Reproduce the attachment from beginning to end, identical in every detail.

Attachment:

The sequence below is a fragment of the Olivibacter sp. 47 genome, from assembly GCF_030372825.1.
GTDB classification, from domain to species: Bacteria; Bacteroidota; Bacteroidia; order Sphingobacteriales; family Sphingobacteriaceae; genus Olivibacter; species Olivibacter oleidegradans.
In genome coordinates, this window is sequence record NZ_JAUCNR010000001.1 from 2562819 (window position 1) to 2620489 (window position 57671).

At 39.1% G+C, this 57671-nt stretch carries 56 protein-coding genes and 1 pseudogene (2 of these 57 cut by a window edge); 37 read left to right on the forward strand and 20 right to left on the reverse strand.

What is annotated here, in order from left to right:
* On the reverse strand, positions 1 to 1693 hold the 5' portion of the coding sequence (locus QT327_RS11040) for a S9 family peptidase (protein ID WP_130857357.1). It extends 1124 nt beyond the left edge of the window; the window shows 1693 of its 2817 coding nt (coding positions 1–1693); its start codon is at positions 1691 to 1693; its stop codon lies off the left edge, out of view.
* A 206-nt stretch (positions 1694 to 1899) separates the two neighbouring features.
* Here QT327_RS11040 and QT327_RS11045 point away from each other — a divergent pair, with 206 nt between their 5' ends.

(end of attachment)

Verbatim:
The sequence below is a fragment of the Olivibacter sp. 47 genome, from assembly GCF_030372825.1.
GTDB classification, from domain to species: Bacteria; Bacteroidota; Bacteroidia; order Sphingobacteriales; family Sphingobacteriaceae; genus Olivibacter; species Olivibacter oleidegradans.
In genome coordinates, this window is sequence record NZ_JAUCNR010000001.1 from 2562819 (window position 1) to 2620489 (window position 57671).

At 39.1% G+C, this 57671-nt stretch carries 56 protein-coding genes and 1 pseudogene (2 of these 57 cut by a window edge); 37 read left to right on the forward strand and 20 right to left on the reverse strand.

What is annotated here, in order from left to right:
* On the reverse strand, positions 1 to 1693 hold the 5' portion of the coding sequence (locus QT327_RS11040) for a S9 family peptidase (protein ID WP_130857357.1). It extends 1124 nt beyond the left edge of the window; the window shows 1693 of its 2817 coding nt (coding positions 1–1693); its start codon is at positions 1691 to 1693; its stop codon lies off the left edge, out of view.
* A 206-nt stretch (positions 1694 to 1899) separates the two neighbouring features.
* Here QT327_RS11040 and QT327_RS11045 point away from each other — a divergent pair, with 206 nt between their 5' ends.